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5 Answers

Oil change intervals?

Asked by: 6917 views FAA Regulations

Is there any specific regulation that is laid out for oil change intervals for small general aviation aircraft? In my experience, the consensus seems to be that oil should be changed in frequently flown aircraft every 25 to 50 hours. And obviously oil must be changed during the annual inspection, but is this regulatory? Privately operated aircraft are not subject to the 25, 50, and 100 hour inspections as are commercially operated aircraft, but are the oil changes for those commercially operated aircraft regulatory at those inspection intervals specifically? Or are the oil change intervals only bound by the scheduled required inspections? To keep it simple, can anyone cite an FAA regulation that specifically says you must change your oil, and specifically says how often?

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5 Answers



  1. Kent Shook on Jan 03, 2011

    I don’t think you’ll find it in an FAA regulation – If it were in the regs it’d be in Part 43, and I didn’t find anything there specifying an oil change interval. I think the most likely place for it is in the operator’s manual or maintenance manuals for the engine.
     
    In general, I think the engines that have only a screen instead of a filter are supposed to have their oil changed every 25 hours, and those that have a filter should be changed every 50 hours. I’m sure there are probably exceptions, however.
     

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  2. Robert Ericson on Jan 07, 2011

    I had this conversation with our A&P quite a bit this past summer.  Our C-172M had an oil screen installed and was recommended that we change the oil and check the screen every 30-40 hours.  Since we have been flying the aircraft more often this year and switched to an oil filter, our A&P has now recommended 50 hour oil and filter changes.
    Hope this helps.

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  3. Heather McNevin on Jan 30, 2011

    If you have an oil screen, I’d recommend 25 hours.  If you have an oil filter, 50 hours or 6 months.  Oil’s job is to take crud out of the engine and lubricate important parts.  Don’t skimp on that.  Oil change is also a great time to clean the aircraft and check for any leaks or other maintenance issues. 

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  4. Bruce on Apr 21, 2012

    Heather is right on the money. Robert and Kent did well also.
     43.13   Performance rules (general).
    (a) Each person performing maintenance, alteration, or preventive maintenance on an aircraft, engine, propeller, or appliance shall use the methods, techniques, and practices prescribed in the current manufacturer’s maintenance manual or Instructions for Continued Airworthiness prepared by its manufacturer, or other methods, techniques, and practices acceptable to the Administrator,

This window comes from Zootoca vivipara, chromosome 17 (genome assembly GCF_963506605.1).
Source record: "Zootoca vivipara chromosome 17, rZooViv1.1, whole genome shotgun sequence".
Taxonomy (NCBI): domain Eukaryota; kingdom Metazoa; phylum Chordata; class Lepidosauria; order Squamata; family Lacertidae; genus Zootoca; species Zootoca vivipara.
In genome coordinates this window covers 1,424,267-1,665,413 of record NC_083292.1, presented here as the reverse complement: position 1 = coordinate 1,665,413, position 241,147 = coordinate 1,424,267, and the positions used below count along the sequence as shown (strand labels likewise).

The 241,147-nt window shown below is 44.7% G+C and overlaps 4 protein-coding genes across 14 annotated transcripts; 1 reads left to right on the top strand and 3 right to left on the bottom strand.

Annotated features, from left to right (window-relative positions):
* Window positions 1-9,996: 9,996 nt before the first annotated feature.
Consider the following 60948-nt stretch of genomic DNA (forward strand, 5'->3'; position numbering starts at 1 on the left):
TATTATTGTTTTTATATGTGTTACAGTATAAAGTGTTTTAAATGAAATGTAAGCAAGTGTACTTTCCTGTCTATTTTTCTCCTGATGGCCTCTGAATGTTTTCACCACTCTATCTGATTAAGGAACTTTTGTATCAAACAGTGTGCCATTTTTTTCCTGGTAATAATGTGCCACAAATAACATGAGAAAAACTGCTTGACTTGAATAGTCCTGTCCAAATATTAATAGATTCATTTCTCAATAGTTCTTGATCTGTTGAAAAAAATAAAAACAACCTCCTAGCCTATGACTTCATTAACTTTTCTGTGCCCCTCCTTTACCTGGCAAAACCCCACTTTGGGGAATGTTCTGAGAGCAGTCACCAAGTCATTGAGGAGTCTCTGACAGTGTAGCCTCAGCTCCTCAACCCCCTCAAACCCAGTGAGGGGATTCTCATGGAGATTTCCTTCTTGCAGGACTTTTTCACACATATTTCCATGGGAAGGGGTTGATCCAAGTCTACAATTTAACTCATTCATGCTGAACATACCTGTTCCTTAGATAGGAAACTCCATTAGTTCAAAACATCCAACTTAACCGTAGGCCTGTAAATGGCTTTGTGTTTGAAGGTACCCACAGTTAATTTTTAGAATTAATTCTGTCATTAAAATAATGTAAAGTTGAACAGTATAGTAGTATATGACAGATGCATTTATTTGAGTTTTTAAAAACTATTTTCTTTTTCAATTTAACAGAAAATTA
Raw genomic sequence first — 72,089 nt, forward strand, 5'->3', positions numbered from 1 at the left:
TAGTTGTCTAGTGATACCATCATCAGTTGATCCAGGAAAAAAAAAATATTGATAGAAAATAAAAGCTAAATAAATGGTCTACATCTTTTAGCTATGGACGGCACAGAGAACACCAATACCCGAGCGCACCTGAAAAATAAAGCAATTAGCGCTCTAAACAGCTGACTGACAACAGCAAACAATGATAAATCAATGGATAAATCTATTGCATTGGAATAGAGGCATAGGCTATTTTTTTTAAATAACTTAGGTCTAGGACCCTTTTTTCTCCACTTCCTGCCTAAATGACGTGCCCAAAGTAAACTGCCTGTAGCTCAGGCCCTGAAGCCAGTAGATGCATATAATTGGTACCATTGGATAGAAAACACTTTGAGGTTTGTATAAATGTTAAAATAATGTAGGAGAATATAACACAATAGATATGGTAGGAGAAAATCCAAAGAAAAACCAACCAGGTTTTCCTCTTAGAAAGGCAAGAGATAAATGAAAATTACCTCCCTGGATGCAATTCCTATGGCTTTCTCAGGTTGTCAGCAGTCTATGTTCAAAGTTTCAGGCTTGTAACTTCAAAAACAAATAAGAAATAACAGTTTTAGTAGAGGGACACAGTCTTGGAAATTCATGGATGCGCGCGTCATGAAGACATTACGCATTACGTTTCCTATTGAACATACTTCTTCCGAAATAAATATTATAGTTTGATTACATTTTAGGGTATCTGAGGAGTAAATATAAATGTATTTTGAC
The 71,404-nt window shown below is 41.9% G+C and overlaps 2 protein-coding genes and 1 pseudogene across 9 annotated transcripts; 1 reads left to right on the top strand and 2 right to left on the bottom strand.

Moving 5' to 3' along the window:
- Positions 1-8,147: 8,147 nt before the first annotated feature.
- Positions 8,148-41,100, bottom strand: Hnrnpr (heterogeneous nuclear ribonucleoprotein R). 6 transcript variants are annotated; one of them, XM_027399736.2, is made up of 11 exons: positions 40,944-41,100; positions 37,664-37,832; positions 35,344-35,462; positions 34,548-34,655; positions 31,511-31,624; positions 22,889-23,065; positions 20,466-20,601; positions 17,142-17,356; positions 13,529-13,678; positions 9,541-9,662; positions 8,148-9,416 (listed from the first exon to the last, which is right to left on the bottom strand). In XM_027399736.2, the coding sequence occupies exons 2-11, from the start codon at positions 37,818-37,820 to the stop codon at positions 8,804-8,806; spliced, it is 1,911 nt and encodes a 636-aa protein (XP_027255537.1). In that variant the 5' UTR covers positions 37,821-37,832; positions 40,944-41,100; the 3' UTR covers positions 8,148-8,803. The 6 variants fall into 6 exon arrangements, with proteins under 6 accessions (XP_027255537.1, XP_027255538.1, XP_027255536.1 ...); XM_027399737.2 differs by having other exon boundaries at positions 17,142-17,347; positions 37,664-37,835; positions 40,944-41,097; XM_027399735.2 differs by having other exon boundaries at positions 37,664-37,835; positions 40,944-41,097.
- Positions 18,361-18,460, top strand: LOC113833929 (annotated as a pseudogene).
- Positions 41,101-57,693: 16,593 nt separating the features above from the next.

So if the manufacture says 25 for screens, 50 for full flowfilters. There you go. No difference in part 91 or 135 maint. It all is done IAW part 65 and 43 for the mechanics standpoint.
     

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  5. FinalFantasy on Jan 13, 2016

    Kent, Robert and Heather are correct but Bruce is wrong because he’s not interpreting 43.13 correctly. There is no regulatory requirement to change oil at any specific interval. Part 43.13 only speaks about “how” to do things not “when”. What 43.13 says is that if you’re going to do it, then you have to do it in a way that the FAA or the manufacturer deems acceptable.
    But nothing that the engine or aircraft manufacturer specifies about “when” has any regulatory impact, unless the FAA says so via an Airworthiness Directive or (for more modern Part 23 registered aircraft) is there is an Airworthiness Limitation in the POH.

    So for instance, it is perfectly legal (and if done correctly it can be perfectly safe too) to run engines past the manufacturer’s TBO, or to change oil less often than the recommended 25/50 hours that the manufacturer recommends. Check out Mike Busch’s webinars on cost-effective maintenance, if you want to really understand what the regulatory obligations of an aircraft owner really are. Most non-owners (including lots of CFIs) do not seem to have a firm grasp of the regs in this area.

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